colored crayons representing DEI training
Management & Mindset

Why Diversity, Equity, and Inclusion (DEI) Training Fails and What Companies Can Do About It

At the time, 2020 felt like a turning point for workplace diversity.

Following the George Floyd and Stop AAPI Hate protests, thousands of corporations made diversity statements and increased funding to tackle related internal issues through diversity, equity, and inclusion (DEI) programs.

Yet three years later, progress has stalled. Job ads for DEI roles on Indeed fell by 19% in 2022 and corporations are shrinking their existing staff — particularly in the sluggish tech sector.

It's safe to say that the timing of these cutbacks is pretty poor. A vast majority of young Americans (84%) say that businesses should be investing in DEI. More importantly, 57% of all workers in a Pew Research study on the Great Resignation named "feeling disrespected at work" as one of the reasons for leaving their last job.

DEI programs are essential to both worker well-being and employee retention, but why does DEI training so often fail? Furthermore, what can you do to ensure that your DEI training program makes a meaningful contribution to your company culture?

Read on to start building better initiatives for your workplace. 

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What is DEI training?

Diversity, equity, and inclusion (DEI) training aims to prevent discrimination and create more inclusive, positive workplaces.

DEI training typically works by building employee awareness of inequality and bias, educating them on the historical and cultural contexts of equality movements, and workshopping appropriate responses when employees witness or encounter problematic behavior.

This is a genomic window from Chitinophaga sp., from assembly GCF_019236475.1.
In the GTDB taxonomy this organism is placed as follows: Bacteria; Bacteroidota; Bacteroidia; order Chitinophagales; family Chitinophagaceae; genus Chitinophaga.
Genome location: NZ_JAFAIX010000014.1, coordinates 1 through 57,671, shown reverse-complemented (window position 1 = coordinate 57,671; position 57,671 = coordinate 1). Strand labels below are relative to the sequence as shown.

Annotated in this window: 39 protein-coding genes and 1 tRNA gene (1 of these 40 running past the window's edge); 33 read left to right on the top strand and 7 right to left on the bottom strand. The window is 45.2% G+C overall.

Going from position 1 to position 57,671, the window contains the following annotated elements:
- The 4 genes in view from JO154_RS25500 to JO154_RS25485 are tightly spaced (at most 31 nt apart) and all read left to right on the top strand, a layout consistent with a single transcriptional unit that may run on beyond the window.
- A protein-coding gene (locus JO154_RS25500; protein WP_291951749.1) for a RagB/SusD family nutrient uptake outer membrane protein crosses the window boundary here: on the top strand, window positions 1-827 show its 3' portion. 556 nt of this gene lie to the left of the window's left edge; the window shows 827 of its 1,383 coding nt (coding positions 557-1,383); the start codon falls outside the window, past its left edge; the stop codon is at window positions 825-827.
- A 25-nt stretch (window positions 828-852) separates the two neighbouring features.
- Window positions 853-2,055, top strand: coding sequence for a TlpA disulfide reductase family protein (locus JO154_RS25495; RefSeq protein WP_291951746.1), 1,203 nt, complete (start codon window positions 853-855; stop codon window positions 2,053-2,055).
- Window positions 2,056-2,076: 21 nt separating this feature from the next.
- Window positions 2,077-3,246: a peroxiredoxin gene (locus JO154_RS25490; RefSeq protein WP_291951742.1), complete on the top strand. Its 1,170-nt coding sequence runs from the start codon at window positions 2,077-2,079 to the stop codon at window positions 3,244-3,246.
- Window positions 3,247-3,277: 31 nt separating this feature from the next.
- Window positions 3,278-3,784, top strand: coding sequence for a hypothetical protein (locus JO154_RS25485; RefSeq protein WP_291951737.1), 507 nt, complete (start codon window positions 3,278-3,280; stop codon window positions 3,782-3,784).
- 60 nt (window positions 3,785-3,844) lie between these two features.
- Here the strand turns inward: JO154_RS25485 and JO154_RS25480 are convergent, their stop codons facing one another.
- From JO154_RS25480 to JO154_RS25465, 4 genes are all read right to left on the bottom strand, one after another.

Most frequently, DEI training is included in employee onboarding or delivered through workshops for existing employees. Here are some common types of DEI training:

  • Unconscious bias: Helps individuals identify and understand their own unconscious biases and suggests ways to address these predispositions
  • Allyship: Equips people with the knowledge and skills to advocate for those who face microaggressions and inequities 
  • Bystander communication: Teaches employees how to respond when they witness discriminatory behavior
  • Hiring and recruitment: DEI training that is specifically aimed at HR and recruitment professionals to promote equitable hiring practices by encouraging employees to think about how they source, screen, and interview job candidates

4 causes of DEI failure 

Though investing in DEI is never a waste of company time and resources, there are several reasons why DEI training programs can be ineffective.

Inequity is both a structural and cultural problem for most organizations, and to create lasting change you have to address these faulty foundations. 

However, in the rush to demonstrate that they're doing something about DEI, corporations often take approaches to DEI that are rushed, vague, or poorly funded.

As a result, DEI training often fails to produce the right results for the following reasons.

1. Too much emphasis on raising awareness

There's an old adage that recognizing a problem is the first step toward a solution.

But that's the first step, not the only step.

A common flaw with many DEI training programs is they help employees to identify unconscious biases, but then fail to provide actionable steps on how to address these biases. Focusing on awareness alone ignores the structural inequalities that sustain a discriminatory culture in the long run.